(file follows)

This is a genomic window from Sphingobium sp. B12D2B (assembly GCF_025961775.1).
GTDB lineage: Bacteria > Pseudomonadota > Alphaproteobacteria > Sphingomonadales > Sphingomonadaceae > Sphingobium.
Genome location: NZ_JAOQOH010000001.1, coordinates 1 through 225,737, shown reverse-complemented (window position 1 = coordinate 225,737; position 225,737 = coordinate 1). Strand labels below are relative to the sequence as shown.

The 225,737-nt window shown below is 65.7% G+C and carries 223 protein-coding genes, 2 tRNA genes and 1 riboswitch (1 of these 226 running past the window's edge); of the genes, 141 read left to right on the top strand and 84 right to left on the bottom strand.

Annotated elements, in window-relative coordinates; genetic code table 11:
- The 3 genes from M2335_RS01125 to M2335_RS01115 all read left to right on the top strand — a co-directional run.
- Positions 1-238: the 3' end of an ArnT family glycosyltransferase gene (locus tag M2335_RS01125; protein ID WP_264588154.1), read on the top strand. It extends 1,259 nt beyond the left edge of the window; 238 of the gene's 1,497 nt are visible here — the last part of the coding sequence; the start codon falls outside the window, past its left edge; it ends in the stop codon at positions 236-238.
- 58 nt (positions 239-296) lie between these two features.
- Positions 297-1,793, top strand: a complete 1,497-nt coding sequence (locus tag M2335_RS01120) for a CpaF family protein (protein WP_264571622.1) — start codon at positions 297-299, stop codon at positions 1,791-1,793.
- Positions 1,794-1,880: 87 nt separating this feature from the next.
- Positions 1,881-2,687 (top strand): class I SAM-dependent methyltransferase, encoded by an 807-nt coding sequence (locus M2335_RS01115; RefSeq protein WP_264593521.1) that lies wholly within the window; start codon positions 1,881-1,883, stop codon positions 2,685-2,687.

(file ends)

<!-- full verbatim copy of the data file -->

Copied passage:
This is a genomic window from Sphingobium sp. B12D2B (assembly GCF_025961775.1).
GTDB lineage: Bacteria > Pseudomonadota > Alphaproteobacteria > Sphingomonadales > Sphingomonadaceae > Sphingobium.
Genome location: NZ_JAOQOH010000001.1, coordinates 1 through 225,737, shown reverse-complemented (window position 1 = coordinate 225,737; position 225,737 = coordinate 1). Strand labels below are relative to the sequence as shown.

The 225,737-nt window shown below is 65.7% G+C and carries 223 protein-coding genes, 2 tRNA genes and 1 riboswitch (1 of these 226 running past the window's edge); of the genes, 141 read left to right on the top strand and 84 right to left on the bottom strand.

Annotated elements, in window-relative coordinates; genetic code table 11:
- The 3 genes from M2335_RS01125 to M2335_RS01115 all read left to right on the top strand — a co-directional run.
- Positions 1-238: the 3' end of an ArnT family glycosyltransferase gene (locus tag M2335_RS01125; protein ID WP_264588154.1), read on the top strand. It extends 1,259 nt beyond the left edge of the window; 238 of the gene's 1,497 nt are visible here — the last part of the coding sequence; the start codon falls outside the window, past its left edge; it ends in the stop codon at positions 236-238.
- 58 nt (positions 239-296) lie between these two features.
- Positions 297-1,793, top strand: a complete 1,497-nt coding sequence (locus tag M2335_RS01120) for a CpaF family protein (protein WP_264571622.1) — start codon at positions 297-299, stop codon at positions 1,791-1,793.
- Positions 1,794-1,880: 87 nt separating this feature from the next.
- Positions 1,881-2,687 (top strand): class I SAM-dependent methyltransferase, encoded by an 807-nt coding sequence (locus M2335_RS01115; RefSeq protein WP_264593521.1) that lies wholly within the window; start codon positions 1,881-1,883, stop codon positions 2,685-2,687.